Police Chief William Martin has taken the Downey Police Department into the heavens, worked to keep its midriff from bulging and presided over its legal lows.
But after more than nine years as Downey's top cop, the chief, who is quick to smile and wears an open-neck shirt beneath his sport coat, plans to retire to Lake Tahoe on July 22.
"In Tahoe you can actually see the stars," Martin said in a recent interview. "There are so many things I want to learn and so many things that I want to do that I don't have the time for."
Martin, 52, has been a stargazer--an innovator who will leave the city with some imaginative programs. His employees describe him as a man with a big heart who is not afraid to take a chance.
"I like new things," Martin said.
Martin tried something new in 1983, when he decided to put an officer in the sky to patrol the city of more than 83,000.
The department bought an ultralight aircraft--little more than a motorized hang glider--for $5,000 and began pursuing crooks from aloft. Downey was one of the first departments in the nation to use an ultralight for police work. It now flies a third-generation craft, a single-seater made of fiberglass with a synthetic sailcloth skin.
The plane has been used for surveillance in more than 150 felony and misdemeanor arrests in four years of flying, police said.
"Many people thought at the beginning, and I guess some still think now, that it's a toy, but it's not," Martin said. "It's a very practical police tool."
Another innovative program got its start in 1984 when Martin decided to whip his 107-member force into shape by rewarding fit officers with as many as 10 extra days off a year. The program has yielded mixed results, according to department statistics. At the end of last year, only 14 officers qualified in good or excellent shape. Nevertheless, Martin says the program is a success.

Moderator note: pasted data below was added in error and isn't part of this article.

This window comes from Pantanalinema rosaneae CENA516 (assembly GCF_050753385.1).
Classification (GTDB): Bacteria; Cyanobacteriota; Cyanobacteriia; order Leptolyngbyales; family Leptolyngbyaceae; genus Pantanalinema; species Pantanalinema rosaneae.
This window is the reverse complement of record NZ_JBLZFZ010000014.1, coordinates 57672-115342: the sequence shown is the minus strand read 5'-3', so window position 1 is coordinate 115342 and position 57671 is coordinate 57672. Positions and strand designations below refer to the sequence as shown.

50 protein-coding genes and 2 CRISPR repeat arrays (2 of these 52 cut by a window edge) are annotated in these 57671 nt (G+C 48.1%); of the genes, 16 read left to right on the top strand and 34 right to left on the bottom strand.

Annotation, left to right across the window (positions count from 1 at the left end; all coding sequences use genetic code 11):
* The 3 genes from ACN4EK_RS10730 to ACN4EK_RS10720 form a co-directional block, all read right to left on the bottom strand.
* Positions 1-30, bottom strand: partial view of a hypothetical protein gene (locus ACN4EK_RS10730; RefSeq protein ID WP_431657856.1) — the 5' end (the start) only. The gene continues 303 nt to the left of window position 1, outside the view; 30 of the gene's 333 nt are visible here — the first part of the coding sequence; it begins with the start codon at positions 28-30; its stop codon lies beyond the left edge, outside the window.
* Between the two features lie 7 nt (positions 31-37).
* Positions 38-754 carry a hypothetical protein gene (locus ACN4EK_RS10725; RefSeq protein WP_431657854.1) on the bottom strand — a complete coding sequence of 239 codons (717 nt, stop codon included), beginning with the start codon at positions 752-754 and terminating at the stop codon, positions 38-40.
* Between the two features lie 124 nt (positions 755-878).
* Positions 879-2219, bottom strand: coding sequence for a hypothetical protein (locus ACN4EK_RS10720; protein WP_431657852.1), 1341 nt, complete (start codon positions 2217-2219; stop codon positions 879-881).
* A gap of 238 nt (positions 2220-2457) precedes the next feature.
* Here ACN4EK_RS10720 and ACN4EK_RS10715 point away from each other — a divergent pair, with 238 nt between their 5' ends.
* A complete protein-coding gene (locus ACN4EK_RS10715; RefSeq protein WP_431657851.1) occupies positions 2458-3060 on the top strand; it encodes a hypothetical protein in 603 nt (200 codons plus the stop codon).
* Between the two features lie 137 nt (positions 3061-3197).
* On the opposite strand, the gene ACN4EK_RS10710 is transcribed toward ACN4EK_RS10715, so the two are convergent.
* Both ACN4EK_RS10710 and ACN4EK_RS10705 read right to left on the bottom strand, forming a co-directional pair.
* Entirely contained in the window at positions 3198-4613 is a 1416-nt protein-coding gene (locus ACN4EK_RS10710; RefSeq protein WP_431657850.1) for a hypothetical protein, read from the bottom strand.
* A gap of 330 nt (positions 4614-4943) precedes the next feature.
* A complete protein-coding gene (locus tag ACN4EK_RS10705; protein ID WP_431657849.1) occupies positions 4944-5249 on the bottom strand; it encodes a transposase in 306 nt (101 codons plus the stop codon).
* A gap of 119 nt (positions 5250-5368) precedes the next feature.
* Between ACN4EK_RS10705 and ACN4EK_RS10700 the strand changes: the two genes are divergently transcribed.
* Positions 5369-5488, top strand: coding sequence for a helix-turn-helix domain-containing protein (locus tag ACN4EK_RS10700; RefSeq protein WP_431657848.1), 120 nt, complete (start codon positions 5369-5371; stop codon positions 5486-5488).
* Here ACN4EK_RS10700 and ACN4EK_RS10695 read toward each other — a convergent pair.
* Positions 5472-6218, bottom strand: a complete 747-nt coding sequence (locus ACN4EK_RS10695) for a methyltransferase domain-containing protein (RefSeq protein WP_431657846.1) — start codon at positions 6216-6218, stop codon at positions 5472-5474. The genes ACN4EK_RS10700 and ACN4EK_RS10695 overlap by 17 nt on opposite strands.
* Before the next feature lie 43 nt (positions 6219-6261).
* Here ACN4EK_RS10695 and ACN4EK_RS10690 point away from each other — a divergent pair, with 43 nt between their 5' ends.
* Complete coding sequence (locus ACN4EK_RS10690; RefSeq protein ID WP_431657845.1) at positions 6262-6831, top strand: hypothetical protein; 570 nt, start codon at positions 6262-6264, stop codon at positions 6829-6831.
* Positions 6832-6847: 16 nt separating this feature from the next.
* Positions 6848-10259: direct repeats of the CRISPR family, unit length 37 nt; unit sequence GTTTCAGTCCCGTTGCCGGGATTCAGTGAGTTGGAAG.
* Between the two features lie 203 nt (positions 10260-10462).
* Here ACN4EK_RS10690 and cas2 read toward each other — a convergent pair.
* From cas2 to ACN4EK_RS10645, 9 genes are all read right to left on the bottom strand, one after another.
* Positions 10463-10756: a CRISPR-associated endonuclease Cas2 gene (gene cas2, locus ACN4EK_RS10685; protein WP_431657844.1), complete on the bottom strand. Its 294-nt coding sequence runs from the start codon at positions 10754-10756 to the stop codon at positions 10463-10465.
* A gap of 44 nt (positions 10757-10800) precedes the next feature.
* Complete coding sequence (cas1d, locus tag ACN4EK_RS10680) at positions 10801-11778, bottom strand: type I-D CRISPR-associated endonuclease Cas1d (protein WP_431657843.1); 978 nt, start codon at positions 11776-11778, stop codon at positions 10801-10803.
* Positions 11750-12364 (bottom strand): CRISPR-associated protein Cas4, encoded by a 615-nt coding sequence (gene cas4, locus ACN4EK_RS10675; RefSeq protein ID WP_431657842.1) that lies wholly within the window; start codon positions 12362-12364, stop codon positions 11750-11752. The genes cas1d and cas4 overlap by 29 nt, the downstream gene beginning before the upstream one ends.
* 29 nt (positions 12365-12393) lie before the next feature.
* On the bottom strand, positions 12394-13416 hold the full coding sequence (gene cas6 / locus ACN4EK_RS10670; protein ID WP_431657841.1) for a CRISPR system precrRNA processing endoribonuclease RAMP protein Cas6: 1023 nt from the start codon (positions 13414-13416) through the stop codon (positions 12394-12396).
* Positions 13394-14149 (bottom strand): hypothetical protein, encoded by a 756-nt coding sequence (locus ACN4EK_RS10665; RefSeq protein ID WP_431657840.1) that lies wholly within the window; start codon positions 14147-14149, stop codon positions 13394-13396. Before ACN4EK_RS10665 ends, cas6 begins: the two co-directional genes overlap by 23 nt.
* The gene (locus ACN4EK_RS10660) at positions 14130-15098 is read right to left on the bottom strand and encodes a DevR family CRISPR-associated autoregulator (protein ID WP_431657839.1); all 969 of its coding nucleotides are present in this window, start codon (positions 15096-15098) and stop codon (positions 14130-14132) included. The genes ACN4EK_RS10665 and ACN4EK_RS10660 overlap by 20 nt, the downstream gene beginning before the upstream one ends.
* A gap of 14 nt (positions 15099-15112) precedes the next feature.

"The No. 1 asset of this Police Department is its employees," he said. "So when we do something for them it really makes me feel good."
Martin still defends officers, who in 1979 arrested and strip-searched a 14-year-old girl, which resulted in a $245,000 court judgment against the city. Kimberly Renee Paul, now a 22-year-old Army private at Ft. Hood, Tex., had been arrested at gunpoint by plainclothes detectives who were investigating a holdup of a local record store. She was released a short time later.
A federal court jury decided that city police violated Paul's civil rights, a decision upheld last month by the 9th Circuit Court of Appeals. Paul's attorney, Yvonne M. Renfrew, said Paul was arrested without probable cause because she is black. Martin still maintains that the courts erred and that his officers made a difficult but proper on-the-spot police call.
"Twenty minutes after we had her we knew that she hadn't done anything wrong and we were feeling bad about it then," Martin said.
Martin leaves a city where the most serious law enforcement problem over the years has been residential burglaries, and not much has changed. For example, there were just two homicides in 1985, the same number as in 1980, according to department statistics. Numbers for last year are not available.
"Downey's still a very nice place to live and not presented with any real major crimes," the chief said.
Martin does not plan to idle away his retirement years. He and his wife, Katy, and their 12-year-old son, John, will move to Lake Tahoe and finish a three-story log cabin they began building last summer. Once that is finished, Martin said he will work as a management consultant.
"To me, retirement doesn't mean I'll never work," he said.
Martin was a captain in the South Gate Police Department before he became Downey's police chief on Jan. 4, 1978. His law enforcement career was interrupted briefly in 1982, when the City Council selected him to serve as interim city manager. Martin, who holds a master's degree in public administration, left the post after seven months because "I didn't feel like I was really doing what I thought I did best."
The City Charter calls for City Manager Don Davis to select a new police chief, who must be confirmed by the City Council. For Mayor James S. Santangelo, a Martin clone would be just fine.
"Bill brings a quite determined approach to making sure that the Police Department remains outstanding," Santangelo said. "I only hope that his successor is of the same cloth."